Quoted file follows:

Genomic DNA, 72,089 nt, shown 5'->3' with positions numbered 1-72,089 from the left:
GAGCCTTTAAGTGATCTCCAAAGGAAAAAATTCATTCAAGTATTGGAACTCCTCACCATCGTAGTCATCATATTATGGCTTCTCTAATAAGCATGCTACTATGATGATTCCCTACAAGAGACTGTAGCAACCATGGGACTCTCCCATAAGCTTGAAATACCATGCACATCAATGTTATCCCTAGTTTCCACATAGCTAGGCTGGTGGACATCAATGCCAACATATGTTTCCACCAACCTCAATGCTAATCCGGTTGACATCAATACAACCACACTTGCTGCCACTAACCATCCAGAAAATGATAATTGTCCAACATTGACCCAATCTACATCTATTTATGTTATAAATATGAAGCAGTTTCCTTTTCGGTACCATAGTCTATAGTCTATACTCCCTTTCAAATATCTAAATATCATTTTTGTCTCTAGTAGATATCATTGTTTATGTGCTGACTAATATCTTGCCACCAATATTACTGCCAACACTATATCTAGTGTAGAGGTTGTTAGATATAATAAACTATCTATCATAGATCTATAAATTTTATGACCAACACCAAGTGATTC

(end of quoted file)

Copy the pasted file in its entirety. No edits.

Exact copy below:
Genomic DNA, 72,089 nt, shown 5'->3' with positions numbered 1-72,089 from the left:
GAGCCTTTAAGTGATCTCCAAAGGAAAAAATTCATTCAAGTATTGGAACTCCTCACCATCGTAGTCATCATATTATGGCTTCTCTAATAAGCATGCTACTATGATGATTCCCTACAAGAGACTGTAGCAACCATGGGACTCTCCCATAAGCTTGAAATACCATGCACATCAATGTTATCCCTAGTTTCCACATAGCTAGGCTGGTGGACATCAATGCCAACATATGTTTCCACCAACCTCAATGCTAATCCGGTTGACATCAATACAACCACACTTGCTGCCACTAACCATCCAGAAAATGATAATTGTCCAACATTGACCCAATCTACATCTATTTATGTTATAAATATGAAGCAGTTTCCTTTTCGGTACCATAGTCTATAGTCTATACTCCCTTTCAAATATCTAAATATCATTTTTGTCTCTAGTAGATATCATTGTTTATGTGCTGACTAATATCTTGCCACCAATATTACTGCCAACACTATATCTAGTGTAGAGGTTGTTAGATATAATAAACTATCTATCATAGATCTATAAATTTTATGACCAACACCAAGTGATTC